The UK’s Arthur C. Clarke Award just announced its six book finalists for 2016—and the result is a combination of books you might not expect, and books you probably haven’t read yet.
Tor.com has been publishing short fiction on its website for years, but now Tor’s online publisher is moving into books in a big way, with short novels. And we’ve got the first look at their four launch titles. Nnedi Okorafor goes into space! Paul Cornell writes witches! And more! Check out the covers and synopses…
The #WeNeedDiverseBooks hashtag and campaign have sparked some amazing conversations recently. There was a panel at BookCon (which Tor.com summarizes), a roundtable discussion at Book Smugglers, and a BEA Panel (which Cecilia Tan summarizes.) And one participant brings up an excellent question: Diverse from whose…
One of the most annoying fallacies about science fiction and fantasy books is that they're less connected to reality than "realistic" fiction. In fact, SF and fantasy authors draw on real experiences and facts all the time, as some of the top authors told Jeff VanderMeer.
It's the middle of summer — the time of year when wanderlust takes over our brains. You want to leave your home and your job and explore what the world has to offer. But here's the next best thing — 15 books that take place in science fiction and fantasy versions of the most fascinating places on Earth.
Lagoon, Nnedi Okorafor's latest novel, is a swirling writhing cross section of life in Lagos, Nigeria as aliens make contact for the first time ever. It doesn't go smoothly — a fact which allows Okorafor to bring to life a fascinating view of Lagos in all its contradictions.
This month, a major fantasy series comes to its long-awaited conclusion. Anne Rice turns her attention to werewolves. Dan Simmons and Dave Eggers meet the Abominable Snowman and Facebook, respectively. Here are all the science fiction and fantasy books you must check out in October!
This is the first piece of concept art for the movie Who Fears Death, based on the award-winning science fiction novel by Nnedi Okorafor, about post-apocalyptic Africa.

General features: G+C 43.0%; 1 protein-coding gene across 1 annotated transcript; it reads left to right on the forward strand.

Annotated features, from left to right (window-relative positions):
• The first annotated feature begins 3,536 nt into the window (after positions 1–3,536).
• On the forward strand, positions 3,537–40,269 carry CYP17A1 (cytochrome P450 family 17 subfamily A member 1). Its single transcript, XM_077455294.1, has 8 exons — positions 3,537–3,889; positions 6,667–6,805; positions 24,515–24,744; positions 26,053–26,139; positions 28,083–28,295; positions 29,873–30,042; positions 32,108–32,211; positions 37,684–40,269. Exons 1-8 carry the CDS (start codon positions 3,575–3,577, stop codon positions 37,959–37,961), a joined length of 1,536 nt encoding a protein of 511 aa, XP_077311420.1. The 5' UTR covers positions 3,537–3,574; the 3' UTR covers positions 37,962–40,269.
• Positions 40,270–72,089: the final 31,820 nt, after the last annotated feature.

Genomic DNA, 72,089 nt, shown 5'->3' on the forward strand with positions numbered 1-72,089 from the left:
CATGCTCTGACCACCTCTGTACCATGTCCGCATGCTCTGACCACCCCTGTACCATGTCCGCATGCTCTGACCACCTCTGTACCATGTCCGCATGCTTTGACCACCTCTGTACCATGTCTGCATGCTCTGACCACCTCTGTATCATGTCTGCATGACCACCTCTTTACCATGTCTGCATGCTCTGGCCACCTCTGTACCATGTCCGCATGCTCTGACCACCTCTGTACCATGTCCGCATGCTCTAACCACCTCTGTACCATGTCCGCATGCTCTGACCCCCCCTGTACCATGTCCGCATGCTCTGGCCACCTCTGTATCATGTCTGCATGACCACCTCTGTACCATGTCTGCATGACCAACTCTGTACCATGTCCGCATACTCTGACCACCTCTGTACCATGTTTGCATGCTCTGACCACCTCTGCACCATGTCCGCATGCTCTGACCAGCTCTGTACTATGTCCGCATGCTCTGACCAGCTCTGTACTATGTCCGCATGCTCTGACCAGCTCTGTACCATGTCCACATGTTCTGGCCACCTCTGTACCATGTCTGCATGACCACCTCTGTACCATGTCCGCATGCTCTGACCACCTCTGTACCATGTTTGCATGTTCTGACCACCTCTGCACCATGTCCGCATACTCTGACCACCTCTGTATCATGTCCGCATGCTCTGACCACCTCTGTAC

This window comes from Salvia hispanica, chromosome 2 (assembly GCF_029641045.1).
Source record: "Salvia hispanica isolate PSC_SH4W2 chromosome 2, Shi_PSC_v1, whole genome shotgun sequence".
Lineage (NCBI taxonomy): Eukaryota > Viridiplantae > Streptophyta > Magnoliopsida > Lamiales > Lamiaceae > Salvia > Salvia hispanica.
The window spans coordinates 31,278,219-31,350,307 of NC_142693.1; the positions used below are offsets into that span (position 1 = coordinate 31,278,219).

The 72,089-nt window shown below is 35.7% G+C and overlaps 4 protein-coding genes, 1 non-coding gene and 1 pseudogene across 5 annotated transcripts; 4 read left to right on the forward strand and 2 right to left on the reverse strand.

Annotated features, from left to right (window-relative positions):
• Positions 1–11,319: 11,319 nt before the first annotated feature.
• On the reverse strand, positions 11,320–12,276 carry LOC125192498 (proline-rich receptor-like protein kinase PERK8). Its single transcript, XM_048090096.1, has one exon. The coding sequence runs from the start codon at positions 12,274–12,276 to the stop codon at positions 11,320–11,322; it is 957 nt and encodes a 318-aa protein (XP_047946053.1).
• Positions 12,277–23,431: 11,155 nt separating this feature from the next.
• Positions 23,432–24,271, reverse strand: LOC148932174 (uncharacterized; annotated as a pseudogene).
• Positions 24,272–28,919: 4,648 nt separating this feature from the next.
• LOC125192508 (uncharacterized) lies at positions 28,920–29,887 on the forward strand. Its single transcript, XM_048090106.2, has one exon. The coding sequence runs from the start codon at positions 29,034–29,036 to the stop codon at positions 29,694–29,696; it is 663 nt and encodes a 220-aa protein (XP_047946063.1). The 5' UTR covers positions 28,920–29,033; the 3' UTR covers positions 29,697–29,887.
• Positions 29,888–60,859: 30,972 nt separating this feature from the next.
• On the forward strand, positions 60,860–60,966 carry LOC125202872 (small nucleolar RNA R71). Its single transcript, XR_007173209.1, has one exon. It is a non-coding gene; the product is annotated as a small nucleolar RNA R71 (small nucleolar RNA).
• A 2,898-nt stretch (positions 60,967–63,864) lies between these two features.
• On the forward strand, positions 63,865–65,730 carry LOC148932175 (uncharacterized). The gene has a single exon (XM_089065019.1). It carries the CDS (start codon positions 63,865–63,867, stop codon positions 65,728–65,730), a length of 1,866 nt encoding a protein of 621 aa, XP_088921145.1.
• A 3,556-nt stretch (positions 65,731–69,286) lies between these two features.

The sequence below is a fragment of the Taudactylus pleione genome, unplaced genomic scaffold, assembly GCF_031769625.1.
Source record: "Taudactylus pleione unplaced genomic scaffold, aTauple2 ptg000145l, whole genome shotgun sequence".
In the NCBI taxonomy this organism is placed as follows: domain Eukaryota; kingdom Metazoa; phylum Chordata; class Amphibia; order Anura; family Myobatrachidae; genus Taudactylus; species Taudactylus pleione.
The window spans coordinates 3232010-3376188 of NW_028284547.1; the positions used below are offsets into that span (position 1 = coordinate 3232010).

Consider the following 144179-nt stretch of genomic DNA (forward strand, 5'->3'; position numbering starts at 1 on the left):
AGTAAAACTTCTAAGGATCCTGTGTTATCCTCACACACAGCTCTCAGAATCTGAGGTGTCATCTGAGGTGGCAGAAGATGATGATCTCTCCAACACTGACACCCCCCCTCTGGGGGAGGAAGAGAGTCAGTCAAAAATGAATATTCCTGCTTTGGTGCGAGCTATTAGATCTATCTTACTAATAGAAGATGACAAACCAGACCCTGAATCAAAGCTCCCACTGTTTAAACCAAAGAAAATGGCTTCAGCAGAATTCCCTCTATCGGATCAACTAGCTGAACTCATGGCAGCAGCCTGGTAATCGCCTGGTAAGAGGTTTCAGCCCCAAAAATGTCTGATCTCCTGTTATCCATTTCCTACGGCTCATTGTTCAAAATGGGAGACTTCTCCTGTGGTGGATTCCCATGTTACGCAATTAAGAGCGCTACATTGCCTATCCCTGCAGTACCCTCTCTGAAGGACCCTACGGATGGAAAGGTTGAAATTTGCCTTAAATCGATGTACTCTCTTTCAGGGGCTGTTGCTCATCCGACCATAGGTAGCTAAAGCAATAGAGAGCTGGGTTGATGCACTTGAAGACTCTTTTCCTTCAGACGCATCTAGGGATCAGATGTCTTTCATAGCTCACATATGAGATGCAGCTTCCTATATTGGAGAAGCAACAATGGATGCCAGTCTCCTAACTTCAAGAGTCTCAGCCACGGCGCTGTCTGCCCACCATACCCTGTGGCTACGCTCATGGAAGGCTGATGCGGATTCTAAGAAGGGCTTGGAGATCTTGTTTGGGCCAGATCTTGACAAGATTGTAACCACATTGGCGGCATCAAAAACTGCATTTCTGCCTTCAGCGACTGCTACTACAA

What do April's books have in store for you? Naomi Novik's superhero high school, Frederik Pohl's volcanic terrorism plot, and two disturbing looks at a near-future post-apocalyptic world. Plus superpowered parents and the African Harry Potter!
Amazon has published its list of the best science fiction and fantasy books of the year, and chances are you've got some catching up to do. There's a nice mix of books you've heard of and some you definitely haven't.
A new anthology of Mars stories, coming from Viking next April, includes just about everybody you'd want to see in its table of contents. Kim Stanley Robinson, Kage Baker, Alastair Reynolds, and more. And the cover looks stunning.
N.K. Jemisin, author of The Hundred Thousand Kingdoms, reviews the first adult novel from award-winning writer Nnedi Okorafor. Who Fears Death is a tale of post-apocalyptic Africa, where water is scarce and genocide shapes a young woman's magical abilities.
If you believe in reading short fiction for pleasure, you're condemned to frequent disappointment. Most short fiction, even the good stuff, is... laborious. So when reading the anthology Eclipse Three, you may be startled at the unexpected sensation of enjoyment.